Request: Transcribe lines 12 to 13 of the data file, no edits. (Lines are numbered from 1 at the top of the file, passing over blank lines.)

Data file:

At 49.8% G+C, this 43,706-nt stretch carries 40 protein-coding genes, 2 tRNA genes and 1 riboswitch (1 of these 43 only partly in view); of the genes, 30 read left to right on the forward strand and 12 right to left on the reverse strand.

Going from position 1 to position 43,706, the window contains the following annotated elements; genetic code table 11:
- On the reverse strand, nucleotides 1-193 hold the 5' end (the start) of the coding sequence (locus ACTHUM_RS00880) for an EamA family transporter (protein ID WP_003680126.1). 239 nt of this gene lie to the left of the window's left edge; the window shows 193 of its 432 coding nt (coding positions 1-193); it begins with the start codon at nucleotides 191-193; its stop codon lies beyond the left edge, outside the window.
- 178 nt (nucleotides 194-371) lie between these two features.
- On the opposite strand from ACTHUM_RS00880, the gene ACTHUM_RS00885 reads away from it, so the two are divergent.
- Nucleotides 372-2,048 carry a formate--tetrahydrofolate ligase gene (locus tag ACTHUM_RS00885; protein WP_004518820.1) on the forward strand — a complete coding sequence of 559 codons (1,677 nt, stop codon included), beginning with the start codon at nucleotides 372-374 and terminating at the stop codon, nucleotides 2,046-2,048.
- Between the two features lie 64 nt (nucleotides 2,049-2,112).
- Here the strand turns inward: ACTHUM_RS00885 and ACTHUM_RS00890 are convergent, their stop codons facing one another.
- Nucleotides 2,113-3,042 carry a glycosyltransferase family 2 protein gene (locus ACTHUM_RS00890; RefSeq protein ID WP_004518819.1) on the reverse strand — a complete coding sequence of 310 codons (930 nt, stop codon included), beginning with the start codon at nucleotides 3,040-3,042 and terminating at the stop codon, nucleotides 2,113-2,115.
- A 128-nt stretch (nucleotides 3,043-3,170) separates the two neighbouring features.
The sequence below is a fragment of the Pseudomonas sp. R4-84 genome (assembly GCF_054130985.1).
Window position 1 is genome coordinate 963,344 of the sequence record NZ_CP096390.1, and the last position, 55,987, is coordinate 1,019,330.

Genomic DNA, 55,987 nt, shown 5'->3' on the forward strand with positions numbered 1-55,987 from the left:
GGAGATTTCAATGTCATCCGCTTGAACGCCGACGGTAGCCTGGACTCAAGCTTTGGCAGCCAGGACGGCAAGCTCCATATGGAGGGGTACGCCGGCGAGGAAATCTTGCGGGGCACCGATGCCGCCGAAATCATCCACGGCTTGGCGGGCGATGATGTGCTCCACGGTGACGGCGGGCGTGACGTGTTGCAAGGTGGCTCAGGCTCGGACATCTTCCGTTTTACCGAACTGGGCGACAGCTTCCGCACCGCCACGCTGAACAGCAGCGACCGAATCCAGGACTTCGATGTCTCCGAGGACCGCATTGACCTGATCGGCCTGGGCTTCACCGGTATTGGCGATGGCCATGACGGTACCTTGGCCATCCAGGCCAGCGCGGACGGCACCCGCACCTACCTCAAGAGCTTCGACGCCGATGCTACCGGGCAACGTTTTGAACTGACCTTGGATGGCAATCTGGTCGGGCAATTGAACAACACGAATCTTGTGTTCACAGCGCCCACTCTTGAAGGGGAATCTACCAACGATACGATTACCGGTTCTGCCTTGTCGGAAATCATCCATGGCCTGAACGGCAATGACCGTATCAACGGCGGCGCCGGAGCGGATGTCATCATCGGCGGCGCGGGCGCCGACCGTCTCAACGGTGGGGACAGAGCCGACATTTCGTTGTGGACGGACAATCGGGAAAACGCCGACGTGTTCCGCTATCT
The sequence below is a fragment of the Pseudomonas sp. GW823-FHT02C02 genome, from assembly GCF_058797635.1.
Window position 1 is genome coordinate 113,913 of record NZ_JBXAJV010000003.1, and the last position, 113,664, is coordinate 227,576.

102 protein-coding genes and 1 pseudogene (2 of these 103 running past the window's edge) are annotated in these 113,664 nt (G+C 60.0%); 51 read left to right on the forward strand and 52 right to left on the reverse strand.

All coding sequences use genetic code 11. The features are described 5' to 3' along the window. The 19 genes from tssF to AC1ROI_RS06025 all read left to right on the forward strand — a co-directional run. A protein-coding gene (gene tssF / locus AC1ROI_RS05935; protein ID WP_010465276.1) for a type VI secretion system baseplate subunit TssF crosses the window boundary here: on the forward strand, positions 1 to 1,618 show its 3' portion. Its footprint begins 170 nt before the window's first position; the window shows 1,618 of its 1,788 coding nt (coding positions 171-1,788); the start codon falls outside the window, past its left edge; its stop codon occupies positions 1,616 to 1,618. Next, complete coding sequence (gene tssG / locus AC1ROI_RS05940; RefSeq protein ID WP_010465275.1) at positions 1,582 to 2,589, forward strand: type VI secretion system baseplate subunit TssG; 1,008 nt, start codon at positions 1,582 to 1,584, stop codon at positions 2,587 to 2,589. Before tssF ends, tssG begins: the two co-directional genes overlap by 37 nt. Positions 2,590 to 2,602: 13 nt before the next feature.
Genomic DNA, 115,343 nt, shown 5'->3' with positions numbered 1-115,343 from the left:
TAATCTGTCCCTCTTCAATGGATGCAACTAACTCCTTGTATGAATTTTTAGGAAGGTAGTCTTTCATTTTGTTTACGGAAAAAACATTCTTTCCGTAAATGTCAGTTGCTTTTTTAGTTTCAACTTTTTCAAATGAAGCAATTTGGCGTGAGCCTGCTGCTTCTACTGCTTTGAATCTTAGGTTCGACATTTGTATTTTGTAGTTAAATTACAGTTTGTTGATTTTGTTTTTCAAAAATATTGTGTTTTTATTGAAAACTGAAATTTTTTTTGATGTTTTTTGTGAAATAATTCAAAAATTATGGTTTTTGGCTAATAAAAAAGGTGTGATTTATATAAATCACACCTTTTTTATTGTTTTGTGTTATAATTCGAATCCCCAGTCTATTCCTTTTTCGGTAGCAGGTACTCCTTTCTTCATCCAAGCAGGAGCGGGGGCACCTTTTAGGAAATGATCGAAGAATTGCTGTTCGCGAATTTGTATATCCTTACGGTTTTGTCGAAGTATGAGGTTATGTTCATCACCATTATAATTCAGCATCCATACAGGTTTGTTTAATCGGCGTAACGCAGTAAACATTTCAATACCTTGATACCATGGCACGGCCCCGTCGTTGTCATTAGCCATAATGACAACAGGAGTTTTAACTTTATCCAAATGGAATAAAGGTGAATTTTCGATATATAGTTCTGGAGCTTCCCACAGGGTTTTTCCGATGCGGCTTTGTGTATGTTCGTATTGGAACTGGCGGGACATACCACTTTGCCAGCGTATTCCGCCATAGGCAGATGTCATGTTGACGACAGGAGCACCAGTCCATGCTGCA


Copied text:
Window position 1 is genome coordinate 963,344 of the sequence record NZ_CP096390.1, and the last position, 55,987, is coordinate 1,019,330.

Genomic DNA, 55,987 nt, shown 5'->3' on the forward strand with positions numbered 1-55,987 from the left: